Death of a Princess was a docudrama that was released in 1980, two years after the execution of Saudi Princess Misha’al for adultery. You can watch the movie on youtube where it has been broken into parts.
Up until the year the film was released, most people living in Saudi Arabia didn’t know the details of what had occurred, even though the execution was carried out in public. The documentary filmmaker, Anthony Thomas, was only able to ferret out the truth by speaking to a few people in Saudi Arabia who knew the royal family personally. There were many strange details about the execution that didn’t make sense. For one thing, judicial executions usually happen in a particular square. There’s a formality about it. But in this case, the execution of the princess and her boyfriend happened in a parking lot that had been hastily prepared with a pile of sand.
Thomas finally did get to the bottom of this story and when the movie was released, it caused quite a stir in Saudi Arabia where copies of it had to be smuggled in. People identified with this girl who chose to live a free life for a few days, something most Saudis only dream about. In 2005, the PBS program Frontline looked back at that movie and the controversy surrounding it. As with most things Frontline does, there is a thorough cache of supplementary material including interviews with journalists, cultural experts and activists.
The interview with Ali Al-Ahmed is particularly enlightening. Remember that this interview happened in 2005, back in the Bush era when Condoleeza Rice was Secretary of State. But what he says about how the Saudis conspire with conservative religious fanatics to keep the public’s eye away from what is really going on in their country is very relevant today here in America. We have learned from the Saudis. Here is a piece of the interview:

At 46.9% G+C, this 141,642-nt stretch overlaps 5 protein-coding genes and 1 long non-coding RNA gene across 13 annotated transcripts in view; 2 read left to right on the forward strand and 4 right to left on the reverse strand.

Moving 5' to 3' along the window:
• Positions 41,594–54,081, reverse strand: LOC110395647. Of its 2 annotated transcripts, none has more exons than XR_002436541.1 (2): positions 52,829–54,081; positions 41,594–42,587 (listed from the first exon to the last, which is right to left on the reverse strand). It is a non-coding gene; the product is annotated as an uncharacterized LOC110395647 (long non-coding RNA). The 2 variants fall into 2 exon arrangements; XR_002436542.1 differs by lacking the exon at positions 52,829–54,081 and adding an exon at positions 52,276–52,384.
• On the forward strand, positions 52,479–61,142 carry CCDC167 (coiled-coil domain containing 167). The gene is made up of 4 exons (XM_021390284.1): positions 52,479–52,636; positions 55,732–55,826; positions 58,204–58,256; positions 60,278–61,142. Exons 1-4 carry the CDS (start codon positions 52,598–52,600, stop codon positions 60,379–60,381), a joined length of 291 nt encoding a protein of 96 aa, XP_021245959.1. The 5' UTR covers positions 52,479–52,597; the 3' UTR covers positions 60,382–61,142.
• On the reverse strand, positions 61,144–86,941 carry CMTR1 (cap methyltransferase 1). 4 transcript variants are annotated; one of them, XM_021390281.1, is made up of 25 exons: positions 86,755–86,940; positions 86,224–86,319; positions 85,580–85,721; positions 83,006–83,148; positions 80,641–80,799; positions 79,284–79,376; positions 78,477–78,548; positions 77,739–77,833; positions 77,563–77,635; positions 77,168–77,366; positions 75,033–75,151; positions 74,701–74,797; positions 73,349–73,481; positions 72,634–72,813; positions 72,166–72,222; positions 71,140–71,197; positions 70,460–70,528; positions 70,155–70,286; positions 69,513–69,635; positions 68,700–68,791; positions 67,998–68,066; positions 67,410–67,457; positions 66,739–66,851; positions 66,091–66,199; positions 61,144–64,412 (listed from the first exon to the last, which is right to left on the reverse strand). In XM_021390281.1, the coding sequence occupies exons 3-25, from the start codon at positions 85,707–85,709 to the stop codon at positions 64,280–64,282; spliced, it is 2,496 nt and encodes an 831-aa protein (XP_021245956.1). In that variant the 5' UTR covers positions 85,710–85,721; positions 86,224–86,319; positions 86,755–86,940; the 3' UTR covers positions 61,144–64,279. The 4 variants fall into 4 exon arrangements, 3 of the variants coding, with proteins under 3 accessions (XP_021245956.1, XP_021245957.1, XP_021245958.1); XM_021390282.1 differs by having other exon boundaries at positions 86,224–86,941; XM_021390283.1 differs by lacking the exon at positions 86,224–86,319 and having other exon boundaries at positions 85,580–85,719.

You wrote that, in fact, women to some extent are the line in the sand between modernization or remaining a medieval kingdom.
It’s true. You cannot really go forward and progress as a society when 50 percent of your population are oppressed. And it is the tipping point. This is the line you have to cross. It’s the frontier we have to conquer in order to tell ourselves we are walking straight.
This is, to me, like a man walking with half his body paralyzed. This is our society, a paralyzed society, because half of it is not moving, and the other half is trying to move. But we are dragged back by [the fact that] half the society is paralyzed, and this is not going to change internally. External help must be offered, especially from the United States.
Is the United States playing that role?
The U.S. has one thing in its mind, which is [its] interest. And I think it has been harmful for the U.S. There is no harm that the United States can do to itself by encouraging — not forcing, encouraging — one of its closest allies to allow women their freedom. It’s not against Saudi culture or society to have women attain these freedoms that I talked about. It is against the government’s policy, yes, but it’s not against the culture or the religion of that society.
And the U.S. has not been vocal. And this is the last country in the world besides Kuwait where women cannot vote. This is the last country in the world where women cannot drive and cannot attain these freedoms that I spoke about. And it is very easily done if this is a priority. I asked a U.S. official recently about it: “Have you ever had a program to encourage the Saudi government to allow women more freedom or to improve their status?” And the answer was, “No.”
“It was not important to us.” And I said that “Well, I think I’ve started to rethink my appreciation of a democratic system.” If a democratic government [or] society does not think it’s important to have its own values protected and promoted to its own friends, then there is something wrong with these values.
The role of women in Saudi Arabia is in some ways a concession to the religious conservatives who are so important in propping up the royal family, correct?